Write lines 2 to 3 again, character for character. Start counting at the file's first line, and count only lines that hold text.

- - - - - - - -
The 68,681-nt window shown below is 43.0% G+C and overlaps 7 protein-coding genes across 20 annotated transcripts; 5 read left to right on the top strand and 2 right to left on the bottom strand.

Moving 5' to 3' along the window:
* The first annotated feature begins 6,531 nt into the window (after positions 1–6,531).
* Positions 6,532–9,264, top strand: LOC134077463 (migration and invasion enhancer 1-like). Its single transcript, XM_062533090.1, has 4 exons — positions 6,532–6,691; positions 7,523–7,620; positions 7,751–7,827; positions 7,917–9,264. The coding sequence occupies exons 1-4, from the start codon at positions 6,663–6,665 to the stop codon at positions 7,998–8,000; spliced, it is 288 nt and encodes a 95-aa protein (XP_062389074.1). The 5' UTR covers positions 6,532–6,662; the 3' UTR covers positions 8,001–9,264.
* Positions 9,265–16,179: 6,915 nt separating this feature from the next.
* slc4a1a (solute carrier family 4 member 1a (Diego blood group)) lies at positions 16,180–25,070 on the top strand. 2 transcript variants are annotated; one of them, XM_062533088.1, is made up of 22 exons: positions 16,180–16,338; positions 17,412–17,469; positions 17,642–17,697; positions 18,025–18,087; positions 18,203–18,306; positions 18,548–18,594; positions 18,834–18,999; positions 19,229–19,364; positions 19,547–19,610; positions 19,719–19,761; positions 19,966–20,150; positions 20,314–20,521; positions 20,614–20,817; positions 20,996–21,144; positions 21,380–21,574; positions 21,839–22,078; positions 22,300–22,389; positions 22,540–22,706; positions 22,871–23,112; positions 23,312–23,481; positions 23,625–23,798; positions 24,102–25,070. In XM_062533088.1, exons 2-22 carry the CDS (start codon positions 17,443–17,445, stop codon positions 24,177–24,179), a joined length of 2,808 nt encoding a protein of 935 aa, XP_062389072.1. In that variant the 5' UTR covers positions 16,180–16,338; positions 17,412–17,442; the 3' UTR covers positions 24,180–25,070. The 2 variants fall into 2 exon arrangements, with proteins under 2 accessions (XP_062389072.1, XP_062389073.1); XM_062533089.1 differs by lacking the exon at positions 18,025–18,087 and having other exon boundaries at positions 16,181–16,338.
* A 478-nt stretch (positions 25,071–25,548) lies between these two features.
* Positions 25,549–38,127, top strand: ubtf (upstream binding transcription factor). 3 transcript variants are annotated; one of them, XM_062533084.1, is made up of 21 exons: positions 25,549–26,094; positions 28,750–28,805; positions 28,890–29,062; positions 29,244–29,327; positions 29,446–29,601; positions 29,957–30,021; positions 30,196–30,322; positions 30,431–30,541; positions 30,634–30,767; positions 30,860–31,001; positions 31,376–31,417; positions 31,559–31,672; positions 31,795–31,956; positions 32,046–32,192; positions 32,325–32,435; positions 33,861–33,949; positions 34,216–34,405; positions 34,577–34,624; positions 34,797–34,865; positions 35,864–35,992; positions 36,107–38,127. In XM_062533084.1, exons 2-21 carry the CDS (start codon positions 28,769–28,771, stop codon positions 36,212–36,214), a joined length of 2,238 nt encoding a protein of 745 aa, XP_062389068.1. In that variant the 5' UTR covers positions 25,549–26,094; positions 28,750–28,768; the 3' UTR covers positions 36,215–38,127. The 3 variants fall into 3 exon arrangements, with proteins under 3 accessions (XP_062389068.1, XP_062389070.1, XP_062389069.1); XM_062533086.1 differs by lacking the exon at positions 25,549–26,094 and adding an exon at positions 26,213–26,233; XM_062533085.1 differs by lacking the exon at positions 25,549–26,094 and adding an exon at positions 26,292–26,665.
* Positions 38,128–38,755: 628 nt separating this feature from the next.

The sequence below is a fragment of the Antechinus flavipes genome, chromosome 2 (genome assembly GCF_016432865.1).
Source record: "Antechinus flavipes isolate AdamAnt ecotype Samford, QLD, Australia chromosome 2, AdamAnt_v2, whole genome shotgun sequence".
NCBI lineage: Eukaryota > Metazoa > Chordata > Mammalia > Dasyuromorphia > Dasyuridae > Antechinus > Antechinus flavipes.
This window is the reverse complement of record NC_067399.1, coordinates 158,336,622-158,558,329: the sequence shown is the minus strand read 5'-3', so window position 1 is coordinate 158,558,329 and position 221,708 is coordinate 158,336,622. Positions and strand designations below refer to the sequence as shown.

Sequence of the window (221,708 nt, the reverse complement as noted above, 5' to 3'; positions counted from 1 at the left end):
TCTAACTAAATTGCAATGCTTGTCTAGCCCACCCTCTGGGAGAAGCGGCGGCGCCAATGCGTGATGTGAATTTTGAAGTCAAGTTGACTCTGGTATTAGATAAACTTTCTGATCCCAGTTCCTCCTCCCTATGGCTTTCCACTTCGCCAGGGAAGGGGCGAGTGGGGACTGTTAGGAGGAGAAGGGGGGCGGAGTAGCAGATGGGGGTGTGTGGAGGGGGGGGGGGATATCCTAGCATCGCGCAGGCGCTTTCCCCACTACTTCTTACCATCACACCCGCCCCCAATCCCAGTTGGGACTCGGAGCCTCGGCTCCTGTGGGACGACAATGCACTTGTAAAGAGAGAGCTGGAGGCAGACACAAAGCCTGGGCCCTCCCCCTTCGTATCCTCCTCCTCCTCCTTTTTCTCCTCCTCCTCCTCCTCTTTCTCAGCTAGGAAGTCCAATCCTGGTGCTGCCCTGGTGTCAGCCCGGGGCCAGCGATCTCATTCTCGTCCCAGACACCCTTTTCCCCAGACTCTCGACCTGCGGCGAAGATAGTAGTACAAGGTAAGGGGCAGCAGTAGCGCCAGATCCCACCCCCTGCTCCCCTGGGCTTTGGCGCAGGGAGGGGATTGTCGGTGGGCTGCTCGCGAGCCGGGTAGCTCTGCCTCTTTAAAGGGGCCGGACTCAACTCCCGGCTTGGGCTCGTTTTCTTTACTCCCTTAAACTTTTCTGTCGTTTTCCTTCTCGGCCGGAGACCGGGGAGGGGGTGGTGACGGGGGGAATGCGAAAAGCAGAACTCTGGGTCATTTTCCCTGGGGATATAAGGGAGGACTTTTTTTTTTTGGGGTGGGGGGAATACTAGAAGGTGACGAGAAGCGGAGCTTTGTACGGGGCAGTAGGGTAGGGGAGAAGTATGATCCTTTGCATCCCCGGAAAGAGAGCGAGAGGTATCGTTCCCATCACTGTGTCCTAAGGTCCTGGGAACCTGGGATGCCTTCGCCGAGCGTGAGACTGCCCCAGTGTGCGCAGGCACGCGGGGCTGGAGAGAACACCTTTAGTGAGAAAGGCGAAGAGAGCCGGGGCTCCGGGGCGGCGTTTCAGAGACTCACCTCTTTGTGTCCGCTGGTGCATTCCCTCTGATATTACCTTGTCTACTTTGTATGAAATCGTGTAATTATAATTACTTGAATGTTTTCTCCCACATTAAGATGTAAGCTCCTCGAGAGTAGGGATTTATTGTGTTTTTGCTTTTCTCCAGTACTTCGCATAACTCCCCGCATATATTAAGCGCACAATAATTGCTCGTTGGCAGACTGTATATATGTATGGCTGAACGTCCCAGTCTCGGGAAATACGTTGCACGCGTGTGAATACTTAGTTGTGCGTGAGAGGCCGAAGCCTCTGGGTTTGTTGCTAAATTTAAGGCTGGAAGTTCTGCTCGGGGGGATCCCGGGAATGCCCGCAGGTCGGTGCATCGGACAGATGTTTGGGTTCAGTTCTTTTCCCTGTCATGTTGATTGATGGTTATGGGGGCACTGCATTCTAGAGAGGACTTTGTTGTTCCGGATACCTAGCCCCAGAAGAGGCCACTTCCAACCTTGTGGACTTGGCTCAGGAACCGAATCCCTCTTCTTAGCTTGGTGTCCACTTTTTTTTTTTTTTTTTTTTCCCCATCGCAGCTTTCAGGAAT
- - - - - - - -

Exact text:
Moving 5' to 3' along the window:
* The first annotated feature begins 6,531 nt into the window (after positions 1–6,531).